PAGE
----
People in their 60s and 70s who have high blood pressure may want to make sure they get enough sleep. A new study suggests that if they log fewer than 7.5 hours under the covers every night, they're at greater risk of heart attack, stroke, and sudden cardiac death than their peers who get more shut-eye.

Heart tests: What should you have? What can you skip?updated: Mon Aug 10 2009 14:44:00

When Carrie Vincent of Westminster, Maryland, had three miscarriages a few years ago, her doctors put her through a lot of tests. She found she suffered from an ailment known as prothrombin gene mutation, a rare syndrome that causes blood clots.

Heart failure and raceupdated: Mon Aug 10 2009 14:42:00

A new study finds black adults developed heart failure at a rate 20 times higher that white adults.

Study: Blacks suffer heart failure at alarmingly high ratesupdated: Mon Aug 10 2009 14:42:00

A new study indicates that African-Americans suffer heart failure at a rate 20 times higher than their white counterparts.

Know your blood pressure and protect your heartupdated: Mon Aug 10 2009 14:34:00

High blood pressure is truly a silent killer. In fact, a heart attack or stroke may be the first sign that you even have a problem. That's why it's so important to get your blood pressure checked every time you go to the doctor -- especially if you're a woman.

Can sex cause a heart attack?updated: Mon Aug 10 2009 14:33:00

If movies and soap operas are anything to go by, sex can be dangerous for people with heart conditions.

Loneliness hurts the heartupdated: Mon Aug 10 2009 14:32:00

Being alone can break your heart -- literally.

People.com: Autopsy: Cocaine a Factor in Death of Billy Maysupdated: Sat Aug 08 2009 18:26:00

The TV pitchman's family criticizes the coroner for releasing "speculative conclusions"

Weight-loss surgery safe, but sleep apnea increases riskupdated: Wed Jul 29 2009 17:25:00

Weight-loss surgery isn't risk-free, but a new study suggests that in the hands of a skilled surgeon, it may be safer than previously thought. However, some people -- including those with sleep apnea or a history of blood clots -- are more likely to have problems with surgery than others, according to a study published this week in the New England Journal of Medicine.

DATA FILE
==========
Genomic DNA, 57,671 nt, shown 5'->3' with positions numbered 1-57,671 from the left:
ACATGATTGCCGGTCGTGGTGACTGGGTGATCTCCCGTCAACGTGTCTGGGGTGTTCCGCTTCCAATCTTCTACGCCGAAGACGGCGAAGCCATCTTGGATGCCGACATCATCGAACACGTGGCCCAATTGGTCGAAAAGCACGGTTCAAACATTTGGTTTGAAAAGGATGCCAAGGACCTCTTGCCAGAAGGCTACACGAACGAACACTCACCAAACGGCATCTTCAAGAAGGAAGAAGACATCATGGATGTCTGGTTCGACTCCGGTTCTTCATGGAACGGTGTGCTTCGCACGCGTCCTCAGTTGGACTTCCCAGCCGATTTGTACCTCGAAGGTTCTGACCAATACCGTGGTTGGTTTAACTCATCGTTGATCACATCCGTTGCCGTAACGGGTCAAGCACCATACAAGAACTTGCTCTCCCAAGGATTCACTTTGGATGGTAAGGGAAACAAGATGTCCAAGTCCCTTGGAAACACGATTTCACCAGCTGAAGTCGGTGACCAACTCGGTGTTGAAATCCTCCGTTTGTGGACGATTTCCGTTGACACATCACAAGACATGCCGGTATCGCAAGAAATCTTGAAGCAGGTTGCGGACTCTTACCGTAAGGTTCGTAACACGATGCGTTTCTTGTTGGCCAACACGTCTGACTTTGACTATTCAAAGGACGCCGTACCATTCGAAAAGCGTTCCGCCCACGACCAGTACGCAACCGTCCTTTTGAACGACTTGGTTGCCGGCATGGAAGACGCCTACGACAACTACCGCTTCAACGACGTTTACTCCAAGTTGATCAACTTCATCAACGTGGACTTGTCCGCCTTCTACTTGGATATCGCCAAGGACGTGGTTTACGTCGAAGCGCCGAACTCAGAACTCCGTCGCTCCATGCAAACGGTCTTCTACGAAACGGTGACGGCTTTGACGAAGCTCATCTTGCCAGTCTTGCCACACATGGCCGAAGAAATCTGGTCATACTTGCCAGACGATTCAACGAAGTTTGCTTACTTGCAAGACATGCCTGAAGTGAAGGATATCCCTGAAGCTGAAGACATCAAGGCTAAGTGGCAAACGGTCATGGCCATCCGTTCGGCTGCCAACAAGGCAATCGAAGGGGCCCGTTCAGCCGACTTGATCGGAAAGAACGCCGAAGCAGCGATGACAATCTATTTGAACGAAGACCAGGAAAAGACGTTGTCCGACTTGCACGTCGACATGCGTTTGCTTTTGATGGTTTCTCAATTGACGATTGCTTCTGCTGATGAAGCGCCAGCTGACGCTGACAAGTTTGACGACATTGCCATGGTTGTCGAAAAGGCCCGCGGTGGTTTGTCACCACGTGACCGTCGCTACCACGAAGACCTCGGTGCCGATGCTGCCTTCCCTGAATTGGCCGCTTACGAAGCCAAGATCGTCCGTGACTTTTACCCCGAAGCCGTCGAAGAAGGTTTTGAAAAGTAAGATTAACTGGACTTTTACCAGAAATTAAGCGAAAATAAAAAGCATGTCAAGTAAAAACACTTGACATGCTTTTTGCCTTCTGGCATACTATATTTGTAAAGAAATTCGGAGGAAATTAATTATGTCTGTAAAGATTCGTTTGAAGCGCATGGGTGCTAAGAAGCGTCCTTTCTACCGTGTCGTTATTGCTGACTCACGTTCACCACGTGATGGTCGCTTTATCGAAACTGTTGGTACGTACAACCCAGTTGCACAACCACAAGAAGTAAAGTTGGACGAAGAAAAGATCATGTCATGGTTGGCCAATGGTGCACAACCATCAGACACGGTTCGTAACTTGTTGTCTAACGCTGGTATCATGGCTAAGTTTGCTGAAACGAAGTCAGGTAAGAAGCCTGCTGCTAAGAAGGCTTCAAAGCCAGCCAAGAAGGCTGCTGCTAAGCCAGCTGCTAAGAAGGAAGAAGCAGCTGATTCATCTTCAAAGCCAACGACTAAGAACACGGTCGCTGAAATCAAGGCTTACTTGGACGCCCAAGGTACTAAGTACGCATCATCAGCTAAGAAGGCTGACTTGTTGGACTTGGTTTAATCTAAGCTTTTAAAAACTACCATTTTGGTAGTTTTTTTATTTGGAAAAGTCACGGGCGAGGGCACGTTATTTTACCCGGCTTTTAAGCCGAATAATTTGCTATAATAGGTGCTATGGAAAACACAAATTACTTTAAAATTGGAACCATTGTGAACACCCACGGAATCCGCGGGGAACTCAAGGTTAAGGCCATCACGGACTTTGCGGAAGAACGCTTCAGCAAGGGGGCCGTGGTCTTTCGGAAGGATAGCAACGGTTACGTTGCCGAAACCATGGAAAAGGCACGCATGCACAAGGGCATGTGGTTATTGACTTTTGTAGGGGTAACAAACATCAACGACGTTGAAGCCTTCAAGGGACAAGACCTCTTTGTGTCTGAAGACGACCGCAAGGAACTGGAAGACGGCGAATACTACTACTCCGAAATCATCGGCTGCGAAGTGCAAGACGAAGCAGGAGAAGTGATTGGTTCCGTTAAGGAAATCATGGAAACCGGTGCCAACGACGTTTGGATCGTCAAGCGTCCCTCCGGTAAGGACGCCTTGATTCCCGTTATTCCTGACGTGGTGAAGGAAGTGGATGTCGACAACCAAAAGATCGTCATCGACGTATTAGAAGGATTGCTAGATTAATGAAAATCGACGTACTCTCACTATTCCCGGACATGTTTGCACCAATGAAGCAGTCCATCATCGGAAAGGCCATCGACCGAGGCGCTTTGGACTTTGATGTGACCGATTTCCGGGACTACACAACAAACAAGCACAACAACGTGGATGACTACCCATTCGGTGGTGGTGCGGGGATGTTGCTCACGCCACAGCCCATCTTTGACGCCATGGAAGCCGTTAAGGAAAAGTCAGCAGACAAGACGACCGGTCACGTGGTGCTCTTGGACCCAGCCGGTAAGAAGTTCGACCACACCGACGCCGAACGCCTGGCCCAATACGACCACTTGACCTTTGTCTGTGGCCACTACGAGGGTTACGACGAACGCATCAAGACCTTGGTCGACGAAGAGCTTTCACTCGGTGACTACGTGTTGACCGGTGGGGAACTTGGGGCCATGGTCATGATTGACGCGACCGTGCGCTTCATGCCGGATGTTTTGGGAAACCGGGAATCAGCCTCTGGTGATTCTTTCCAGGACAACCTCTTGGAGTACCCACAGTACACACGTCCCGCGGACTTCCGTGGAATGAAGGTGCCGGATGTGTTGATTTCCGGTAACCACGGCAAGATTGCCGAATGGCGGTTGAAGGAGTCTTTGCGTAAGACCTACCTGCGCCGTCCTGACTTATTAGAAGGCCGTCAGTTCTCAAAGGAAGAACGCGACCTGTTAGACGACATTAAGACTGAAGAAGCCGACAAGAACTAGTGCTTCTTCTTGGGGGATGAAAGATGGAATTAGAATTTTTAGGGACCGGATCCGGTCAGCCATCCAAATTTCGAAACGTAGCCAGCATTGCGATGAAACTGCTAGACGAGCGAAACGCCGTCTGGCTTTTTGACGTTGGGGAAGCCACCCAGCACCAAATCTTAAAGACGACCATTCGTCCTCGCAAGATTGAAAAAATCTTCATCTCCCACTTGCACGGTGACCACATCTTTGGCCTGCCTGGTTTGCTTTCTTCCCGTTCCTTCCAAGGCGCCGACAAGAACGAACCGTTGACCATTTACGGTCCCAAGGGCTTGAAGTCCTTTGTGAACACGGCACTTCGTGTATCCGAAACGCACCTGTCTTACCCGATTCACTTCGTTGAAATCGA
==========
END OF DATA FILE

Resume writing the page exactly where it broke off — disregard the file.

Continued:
How heart-healthy is olive oil?updated: Fri Jun 19 2009 09:11:00

How healthy is olive oil for the heart? Does it control cholesterol?

Gene may help explain kidney failure in African-Americansupdated: Tue Jun 09 2009 13:19:00

A single gene, called MYH9, may be responsible for many cases of kidney disease among African-Americans, researchers say.

NYC hospital settles with family in waiting room deathupdated: Thu May 28 2009 17:32:00

The family of a woman who died ignored on an emergency room floor has reached a settlement with Health and Hospital Corp., the family's lawyer and the company's top executive said Thursday.

Football players at risk of high blood pressureupdated: Thu May 28 2009 09:33:00

They're bigger, brawnier, and faster than the typical male, but are National Football League players healthier than other men their age?

Is it possible to reduce blood creatinine level?updated: Wed May 06 2009 09:23:00

I have high blood pressure. I was just told that my creatinine was at 1.8, an indicator of chronic kidney disease.

Suicidal thoughts, high blood pressure associated with insomniaupdated: Mon Apr 06 2009 11:39:00

Listen up, insomniacs! Tossing and turning into the wee hours may be more harmful than you think.

Hormone therapy linked to brain shrinkage in older womenupdated: Mon Jan 12 2009 17:17:00

Not too long ago, millions of postmenopausal women were taking estrogen as part of hormone therapy to protect their hearts, prevent cancer, and keep their brains sharp.

What your heart needs, at every ageupdated: Mon Jan 05 2009 11:30:00

The statistics are sobering: Heart disease is the number-one killer of women in the United States. And an estimated 8 million women have it. What's more, a new study shows that in recent years the overall heart disease risk for Americans -- especially women -- hasn't continued the healthy downward trend it showed in previous decades.

Blood clot risks higher for patch usersupdated: Thu Nov 27 2008 10:16:00

Some research suggests that the risk of leg and lung blood clots may be higher for women who use the birth-control patch instead of the pill. The Food and Drug Administration said it updated the label on the Ortho Evra birth-control patch in January 2008 to reflect the results of one study that found women using the patch faced twice the risk of clots, compared with women on the pill. But a second study found no difference in risk between the two forms of birth control.